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I am sorry for your turmoil in making this decision.

I gauge my decision to go through with this by the animal's quality of life. Here's the story of my dog Scottie, who was 19 when I had to let him go.

He had a bad back that he developed late in life. Too late for surgery. So we treated him with the necessary pain, anti inflammatory meds, water therapy and acupuncture. We tried everything to keep him comfortable. He was deaf and almost blind, but as long as he continued to woof at us, wag that tail and chase our big dog down the hall, we didn't mind cleaning up after all his accidents by the back door or his nipping at our feet if we walked too close (due to the deafness and blindness). Then the day came when he was whining and no medication helped. When he would have one of his pain spells in the past he would whine and run around like crazy, trying to get away from the pain. After giving him his meds normally it would subside in about half an hour. Well this morning he was whining and running around and nothing I did would relieve the pain. That's when I knew it was time. He was very calm at the end and that let me know I was making the right decision for him. Here's a photo of my boy when he graduated from obedience school as a pup.

When they don't want to eat, go for walks, know how to get in and out of the house, cry in pain, etc., then I help them die with dignity and not prolong their life that has no quality to it for them.

    Bookmark   June 20, 2009 at 3:45PM
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Yes, I have--actually, twice for the same cat. We "gave" him almost 4 extra months. We simply could not go through with it.. looked into his eyes, and there was still that beautiful look, and "a sign" he was not ready... Can't tell you it was the right thing to do (there were 4 long months!), but you alone can make that decision, not the vet. So, please, only listen to your heart and to your loyal friend Angel. I am convinced he gave you the signal, and you understood it. Hopefully, he can have some quality time...
May he help you in this difficult time,

    Bookmark   June 20, 2009 at 4:19PM
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Brutus, your doggie Scottie was a beauty. It is clear you loved him dearly. I love that photo of his obedience graduation! What a cutie. Wow...19 years old....you were a wonderful caregiver and friend. Bless you.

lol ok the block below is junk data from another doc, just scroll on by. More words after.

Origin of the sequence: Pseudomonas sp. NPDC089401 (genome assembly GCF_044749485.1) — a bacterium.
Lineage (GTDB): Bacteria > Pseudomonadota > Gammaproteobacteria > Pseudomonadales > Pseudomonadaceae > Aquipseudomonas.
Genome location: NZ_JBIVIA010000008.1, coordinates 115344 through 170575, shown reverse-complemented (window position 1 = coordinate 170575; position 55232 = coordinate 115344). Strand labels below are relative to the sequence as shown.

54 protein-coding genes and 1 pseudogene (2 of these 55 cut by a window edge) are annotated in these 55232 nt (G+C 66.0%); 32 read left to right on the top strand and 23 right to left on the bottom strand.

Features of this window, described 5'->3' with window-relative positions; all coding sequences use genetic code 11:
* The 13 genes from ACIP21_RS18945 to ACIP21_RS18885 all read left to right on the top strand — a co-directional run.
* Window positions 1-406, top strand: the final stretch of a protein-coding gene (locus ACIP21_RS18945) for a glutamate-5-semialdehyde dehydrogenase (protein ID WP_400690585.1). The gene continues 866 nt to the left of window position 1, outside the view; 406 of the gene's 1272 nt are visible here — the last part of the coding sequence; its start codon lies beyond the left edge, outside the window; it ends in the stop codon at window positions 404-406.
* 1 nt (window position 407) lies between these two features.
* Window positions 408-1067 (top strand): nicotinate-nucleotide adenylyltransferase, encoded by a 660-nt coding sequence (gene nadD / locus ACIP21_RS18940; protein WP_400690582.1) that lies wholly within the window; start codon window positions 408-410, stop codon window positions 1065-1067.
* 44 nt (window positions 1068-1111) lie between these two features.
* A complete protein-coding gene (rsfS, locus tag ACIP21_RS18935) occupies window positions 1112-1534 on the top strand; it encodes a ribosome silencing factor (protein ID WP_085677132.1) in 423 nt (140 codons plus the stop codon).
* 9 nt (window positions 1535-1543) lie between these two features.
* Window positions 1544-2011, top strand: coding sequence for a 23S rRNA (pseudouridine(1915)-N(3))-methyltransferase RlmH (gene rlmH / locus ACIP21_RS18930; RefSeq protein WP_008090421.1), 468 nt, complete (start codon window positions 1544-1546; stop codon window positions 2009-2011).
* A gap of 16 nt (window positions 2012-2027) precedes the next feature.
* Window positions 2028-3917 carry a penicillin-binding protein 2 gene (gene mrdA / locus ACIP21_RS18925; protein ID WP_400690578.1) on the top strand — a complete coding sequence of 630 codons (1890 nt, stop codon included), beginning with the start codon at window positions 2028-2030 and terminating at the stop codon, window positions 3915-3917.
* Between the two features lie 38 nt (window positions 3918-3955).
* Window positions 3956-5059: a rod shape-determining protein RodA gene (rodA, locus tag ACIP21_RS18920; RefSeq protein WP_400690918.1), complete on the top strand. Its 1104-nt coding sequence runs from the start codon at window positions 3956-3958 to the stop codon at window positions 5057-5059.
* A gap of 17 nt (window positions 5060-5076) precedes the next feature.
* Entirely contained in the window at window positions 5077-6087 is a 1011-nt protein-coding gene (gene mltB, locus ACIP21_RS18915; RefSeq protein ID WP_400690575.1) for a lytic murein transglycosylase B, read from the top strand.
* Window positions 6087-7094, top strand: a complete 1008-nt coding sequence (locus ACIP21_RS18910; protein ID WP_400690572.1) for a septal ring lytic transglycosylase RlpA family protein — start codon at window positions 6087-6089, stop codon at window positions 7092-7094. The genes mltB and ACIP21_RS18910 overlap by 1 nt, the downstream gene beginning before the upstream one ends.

Susan, my heart breaks for your decision making. I guess we all put our personal lives and motives in question to some degree with our dogs lives and their problems as they age. I think for now you made the right decision to cancel that appointment. Listen to your heart. It rarely, if ever deceives wheras the brain will often give us erroneous and often false ideas.


    Bookmark   June 20, 2009 at 4:38PM
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I have never backed out of an euthanasia, but then my animals were usually ill with no chance of recovery..kidneys shutting down, etc. It's a difficult decision even then to make so I think you did the right thing today. You might have second guessed yourself if you went thru with it. I know it's a hardship with older pets with problems. I had a pee-er a few years ago. Most of her long life, she was okay with relapses. But as the cat dynamic changed, she began peeing indiscriminately. I and the vet tried everything and I just put up with it with Natures Miracle and cleaners. I'd never know what to expect. She was quite old and died in her sleep one night. I loved her but I cannot say I wasn't relieved. Now with five cats, no one knows I have pets when they come in the house. They all co exist peacefully and I will not add any more to the gang.Good luck.

    Bookmark   June 20, 2009 at 4:52PM
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"You might have second guessed yourself if you went thru with it."

Yes, you would have.

    Bookmark   June 20, 2009 at 6:18PM
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Oh, absolutely.

I really feel better, because at least for now, the decision has been made and I feel it was the right decision. The events of the day were draining, but necessary, I think.

Curiously, the first time I walked the dogs after all this happened Angel had trouble getting up. When I finally got her on her feet and out the door, she stopped, sat, and leaned against me, reluctant to go any further. This never happened before, although she's been creaky at times. (So am I!)

    Bookmark   June 20, 2009 at 6:29PM
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ohhhh Im sorry you are going through such a hard time. The motto in my house is no suffering if it can be avoided. HOWEVER dogs have bad days, especially when they get older. We think they are going to take their last breath and then next thing you know they are off chasing a cat...draggin you behind them. This is one of the hardest times of being a pet owner.
There are some guidelines to go through.